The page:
Conference Contribution Details
Mandatory Fields
Breffni Lennon; Niall Dunphy
Experience, Dialogue and Negotiation: Identifying Sustainable Energy Transition Pathways
Athlone, Ireland
Invited Lectures (Conference)
Optional Fields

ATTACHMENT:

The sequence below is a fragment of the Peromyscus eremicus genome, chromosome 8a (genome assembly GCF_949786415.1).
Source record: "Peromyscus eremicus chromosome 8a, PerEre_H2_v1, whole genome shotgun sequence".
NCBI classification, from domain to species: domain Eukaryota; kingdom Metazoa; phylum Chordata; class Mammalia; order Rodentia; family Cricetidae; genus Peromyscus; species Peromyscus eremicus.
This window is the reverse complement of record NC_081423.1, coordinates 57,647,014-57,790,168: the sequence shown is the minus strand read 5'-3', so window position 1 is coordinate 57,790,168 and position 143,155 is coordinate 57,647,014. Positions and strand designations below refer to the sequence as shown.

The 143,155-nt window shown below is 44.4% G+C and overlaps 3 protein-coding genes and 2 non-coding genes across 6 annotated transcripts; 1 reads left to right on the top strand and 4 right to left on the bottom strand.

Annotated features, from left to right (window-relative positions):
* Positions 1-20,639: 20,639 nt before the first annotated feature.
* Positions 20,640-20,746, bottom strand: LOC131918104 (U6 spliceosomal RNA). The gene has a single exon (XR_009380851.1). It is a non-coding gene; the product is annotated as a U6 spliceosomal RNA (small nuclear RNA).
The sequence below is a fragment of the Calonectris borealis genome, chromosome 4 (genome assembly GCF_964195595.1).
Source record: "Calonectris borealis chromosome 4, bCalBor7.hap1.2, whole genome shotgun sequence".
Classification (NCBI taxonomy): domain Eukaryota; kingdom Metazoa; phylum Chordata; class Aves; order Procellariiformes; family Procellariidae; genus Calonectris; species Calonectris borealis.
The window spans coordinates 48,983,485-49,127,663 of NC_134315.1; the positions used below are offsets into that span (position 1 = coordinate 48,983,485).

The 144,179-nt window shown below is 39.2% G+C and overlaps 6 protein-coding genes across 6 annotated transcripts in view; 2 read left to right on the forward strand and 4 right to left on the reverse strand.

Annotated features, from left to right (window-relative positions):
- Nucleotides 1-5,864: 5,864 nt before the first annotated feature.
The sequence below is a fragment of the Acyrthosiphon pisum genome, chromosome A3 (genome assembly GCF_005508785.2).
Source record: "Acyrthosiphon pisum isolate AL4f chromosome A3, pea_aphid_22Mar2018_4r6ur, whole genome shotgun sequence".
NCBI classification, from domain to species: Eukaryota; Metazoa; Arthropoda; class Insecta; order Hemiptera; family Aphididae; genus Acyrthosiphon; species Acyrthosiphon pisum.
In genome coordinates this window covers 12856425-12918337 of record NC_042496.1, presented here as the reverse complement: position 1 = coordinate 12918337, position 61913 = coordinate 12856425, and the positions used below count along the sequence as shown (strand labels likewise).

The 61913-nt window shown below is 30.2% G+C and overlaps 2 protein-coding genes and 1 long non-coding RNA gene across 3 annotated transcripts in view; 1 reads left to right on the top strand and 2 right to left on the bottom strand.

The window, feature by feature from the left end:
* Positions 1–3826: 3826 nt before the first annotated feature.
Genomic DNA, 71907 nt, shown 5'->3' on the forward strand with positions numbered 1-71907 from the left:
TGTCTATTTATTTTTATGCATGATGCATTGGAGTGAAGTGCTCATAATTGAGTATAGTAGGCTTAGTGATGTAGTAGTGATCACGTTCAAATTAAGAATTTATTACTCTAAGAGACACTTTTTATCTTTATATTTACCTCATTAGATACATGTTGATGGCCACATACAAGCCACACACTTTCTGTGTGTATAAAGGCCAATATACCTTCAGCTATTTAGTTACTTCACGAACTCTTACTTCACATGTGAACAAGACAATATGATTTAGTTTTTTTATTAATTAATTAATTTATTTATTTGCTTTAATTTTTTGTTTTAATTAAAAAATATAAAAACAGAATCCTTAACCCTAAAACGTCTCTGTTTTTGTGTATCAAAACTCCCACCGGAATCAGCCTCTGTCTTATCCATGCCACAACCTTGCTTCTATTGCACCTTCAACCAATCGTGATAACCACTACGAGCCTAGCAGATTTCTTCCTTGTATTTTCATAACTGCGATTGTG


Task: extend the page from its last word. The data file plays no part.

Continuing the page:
This paper is informed by research that positions itself within current sustainable energy transition frameworks, the debates that inform these frameworks and moves towards a low-carbon, socio-economic system. Recognising that people lie at the heart of this transition, this paper explores some of the responses local people have had to current efforts to realise it and presents perspectives from two quite different communities. One is located in a predominantly rural area in Ireland, whereas the other live in an urban neighbourhood in France. Both communities face considerable challenges as they embark on their energy-transition pathways, given the varying levels of success so far in meeting the challenges posed from finding a sustainable energy transition. The emphasis on top-down technocratic solutions has not worked and this paper shifts the focus back to the human dimension of the energy transition, examining how individuals negotiate their way through the many (and sometimes hidden) competing landscapes of social and economic power that exist at the local level. People have usually been portrayed as either ‘passive’ or ‘active’ consumers in this transition, but as this paper suggests the reality can quite often be very different with local people occupying (re)active, participatory spaces that can ultimately influence the success or failure of a given (supra)national policy. Some in the literature suggest that people’s attitudes and identities are informed by ideas of place attachment, which in turn determine the intensity of place-protective actions to a perceived threat. Here, we suggest that there is no reason why these narratives cannot also be informed by the opportunities presented by the ever-greater enmeshments of place and mobility in contemporary societies across the European Union. This paper will present the findings to date from research conducted as part of ENTRUST, an interdisciplinary H2020 research project exploring the human factor in the energy system